``We want Thursday to be that young night out at restaurants and bars or having friends over," he said. ``Fans have told us they want something with some consistency. We're very pleased so far."

If there is a negative, it's that TSN is now in the middle of what might be two consecutive ratings declines for the CFL. Last year, ratings dropped 6 per cent and they'll likely be down again this year -- especially if the Jays go to the World Series.

Numbers of note: Monday's FIBA Americas men's basketball game drew an average of 225,000 viewers -- triple what Canada's weekend games attracted. That bodes well for this week's games. ... While much has been written about the diminishing lure of Formula One racing, an average of 266,000 Canadians got up at dawn or slightly afterward to watch Sunday's Italian Grand Prix.

Here are the most-watched English-language sports events from the past weekend, according to Numeris overnight ratings:

1. MLB, Orioles at Blue Jays, Sunday, Sportsnet: 1,700,000

2. MLB, Orioles at Blue Jays, Friday, Sportsnet: 1,400,000

3. MLB, Orioles at Blue Jays, Saturday, Sportsnet: 1,300,000

4. CFL, Blue Bombers at Roughriders, Sunday, TSN: 1,118,000

5. MLB, Blue Jays at Red Sox, Monday, Sportsnet: 1,100,000

6. CFL, Eskimos at Stampeders, Monday, TSN: 757,000

7. CFL, Argonauts at Tiger-Cats, Monday, TSN: 559,000

8. PGA, Deutsche Bank Championship final round, Monday, Global: 286,000

9. Auto racing, F1 Italian Grand Prix, Sunday, TSN: 266,000

10. Tennis, U.S. Open round of 16 (evening), Monday, TSN: 250,000

11. MLB, Rangers at Angels, Sunday, Sportsnet: 239,000

12. MLB, Pirates at Cardinals, Saturday, Sportsnet: 236,000

13. Basketball, FIBA Americas, Canada vs. Uruguay, Monday, TSN: 225,000

14. PGA, Deutsche Bank Championship second round, Saturday, Global: 198,000

15. Auto racing, NASCAR Southern 500, Sunday, TSN: 185,000 (NBC audience not measured)

16. Tennis, U.S. Open round of 16 (evening), Friday, TSN: 179,000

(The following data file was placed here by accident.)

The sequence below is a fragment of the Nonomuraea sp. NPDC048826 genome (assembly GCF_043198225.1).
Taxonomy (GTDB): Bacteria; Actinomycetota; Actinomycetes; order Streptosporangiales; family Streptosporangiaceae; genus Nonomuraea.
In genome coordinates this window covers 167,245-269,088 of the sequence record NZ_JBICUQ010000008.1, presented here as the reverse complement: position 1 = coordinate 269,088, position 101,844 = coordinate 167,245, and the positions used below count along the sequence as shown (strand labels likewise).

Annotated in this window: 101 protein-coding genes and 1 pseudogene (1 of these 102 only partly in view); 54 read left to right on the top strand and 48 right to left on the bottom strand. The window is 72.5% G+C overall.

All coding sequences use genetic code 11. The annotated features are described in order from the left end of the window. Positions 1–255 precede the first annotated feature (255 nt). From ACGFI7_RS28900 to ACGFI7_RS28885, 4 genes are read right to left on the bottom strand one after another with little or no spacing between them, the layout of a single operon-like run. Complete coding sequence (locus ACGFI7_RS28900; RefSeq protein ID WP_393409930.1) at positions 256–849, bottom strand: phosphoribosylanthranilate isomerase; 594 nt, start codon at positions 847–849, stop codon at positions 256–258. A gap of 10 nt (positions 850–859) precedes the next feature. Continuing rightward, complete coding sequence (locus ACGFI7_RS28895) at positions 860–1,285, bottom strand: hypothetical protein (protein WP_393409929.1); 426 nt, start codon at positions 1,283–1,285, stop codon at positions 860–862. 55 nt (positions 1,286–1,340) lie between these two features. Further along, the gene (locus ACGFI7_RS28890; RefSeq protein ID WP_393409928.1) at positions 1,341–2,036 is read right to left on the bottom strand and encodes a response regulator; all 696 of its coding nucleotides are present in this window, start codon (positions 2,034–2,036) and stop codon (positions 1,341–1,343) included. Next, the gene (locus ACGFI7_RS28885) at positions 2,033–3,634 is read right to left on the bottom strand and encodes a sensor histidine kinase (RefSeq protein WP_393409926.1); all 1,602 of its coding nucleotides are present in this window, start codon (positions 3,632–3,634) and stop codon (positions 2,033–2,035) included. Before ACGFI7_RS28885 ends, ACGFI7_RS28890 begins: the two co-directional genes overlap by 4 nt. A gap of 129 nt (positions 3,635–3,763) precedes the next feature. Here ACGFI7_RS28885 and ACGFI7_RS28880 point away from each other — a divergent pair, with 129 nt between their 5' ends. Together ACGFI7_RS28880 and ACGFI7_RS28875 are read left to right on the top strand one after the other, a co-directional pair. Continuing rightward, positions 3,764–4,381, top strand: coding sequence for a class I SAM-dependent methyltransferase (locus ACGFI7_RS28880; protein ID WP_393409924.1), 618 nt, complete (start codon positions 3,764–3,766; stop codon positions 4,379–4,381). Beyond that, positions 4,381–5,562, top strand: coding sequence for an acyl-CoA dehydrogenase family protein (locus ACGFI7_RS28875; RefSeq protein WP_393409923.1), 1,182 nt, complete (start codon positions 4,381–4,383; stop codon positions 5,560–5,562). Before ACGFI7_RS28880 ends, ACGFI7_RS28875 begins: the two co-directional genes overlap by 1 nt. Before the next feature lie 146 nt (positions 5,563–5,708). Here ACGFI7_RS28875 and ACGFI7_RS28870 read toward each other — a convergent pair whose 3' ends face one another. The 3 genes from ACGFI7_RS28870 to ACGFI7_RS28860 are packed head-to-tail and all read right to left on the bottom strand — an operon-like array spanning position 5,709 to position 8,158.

17. Tennis, U.S. Open round of 16 (afternoon), Friday, TSN: 174,000

18. Tennis, U.S. Open round of 16 (afternoon), Monday, TSN: 161,000

19. Tennis, U.S. Open round of 16 (evening), Saturday, TSN: 152,000

20. Auto racing, F1 Italian Grand Prix qualifying, Saturday, TSN: 146,000

21. Tennis, U.S. Open round of 16 (evening), Sunday, TSN: 139,000

22. Tennis, U.S. Open round of 16 (afternoon), Saturday, TSN: 137,000

THREE TO WATCH

Any given Sunday or Monday or Thursday ...: The nights have barely started to cool off, but that distinctive whiff of fall air and pigskins, deflated or otherwise, sailing through them has definitely arrived. The NFL literally kicks off its season Thursday with the New England Patriots and their recently unshackled quarterback Tom Brady hosting the Pittsburgh Steelers (Thursday, 8:30 p.m. ET, NBC and TSN.)

Showdown in the Bronx: There will definitely be a playoff atmosphere in the air starting Thursday in New York when the Toronto Blue Jays and New York Yankees get down to the nitty gritty in deciding which wins the AL East title. The fun starts at 7 p.m. ET on Sportsnet.

Showdown in Paradise: Summer must be over despite what the calendar says because the curling season kicks off (not literally) this weekend with the Pinty's Grand Slam of Curling inaugural Tour Challenge in Paradise, Newfoundland. Coverage starts Thursday (11 a.m. ET, Sportsnet).